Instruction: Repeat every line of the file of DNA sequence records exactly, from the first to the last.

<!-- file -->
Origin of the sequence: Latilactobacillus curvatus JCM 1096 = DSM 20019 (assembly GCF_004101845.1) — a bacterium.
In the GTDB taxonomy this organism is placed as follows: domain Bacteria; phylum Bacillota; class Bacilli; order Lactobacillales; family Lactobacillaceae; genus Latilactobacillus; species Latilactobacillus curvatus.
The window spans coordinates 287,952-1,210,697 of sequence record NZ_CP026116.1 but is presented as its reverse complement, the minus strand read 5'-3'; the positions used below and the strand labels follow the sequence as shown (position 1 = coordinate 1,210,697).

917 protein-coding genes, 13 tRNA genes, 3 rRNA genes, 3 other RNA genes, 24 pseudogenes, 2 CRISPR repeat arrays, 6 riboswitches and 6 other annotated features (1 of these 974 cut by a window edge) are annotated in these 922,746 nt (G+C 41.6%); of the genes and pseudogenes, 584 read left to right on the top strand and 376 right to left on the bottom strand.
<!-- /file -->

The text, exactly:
Origin of the sequence: Latilactobacillus curvatus JCM 1096 = DSM 20019 (assembly GCF_004101845.1) — a bacterium.
In the GTDB taxonomy this organism is placed as follows: domain Bacteria; phylum Bacillota; class Bacilli; order Lactobacillales; family Lactobacillaceae; genus Latilactobacillus; species Latilactobacillus curvatus.
The window spans coordinates 287,952-1,210,697 of sequence record NZ_CP026116.1 but is presented as its reverse complement, the minus strand read 5'-3'; the positions used below and the strand labels follow the sequence as shown (position 1 = coordinate 1,210,697).

917 protein-coding genes, 13 tRNA genes, 3 rRNA genes, 3 other RNA genes, 24 pseudogenes, 2 CRISPR repeat arrays, 6 riboswitches and 6 other annotated features (1 of these 974 cut by a window edge) are annotated in these 922,746 nt (G+C 41.6%); of the genes and pseudogenes, 584 read left to right on the top strand and 376 right to left on the bottom strand.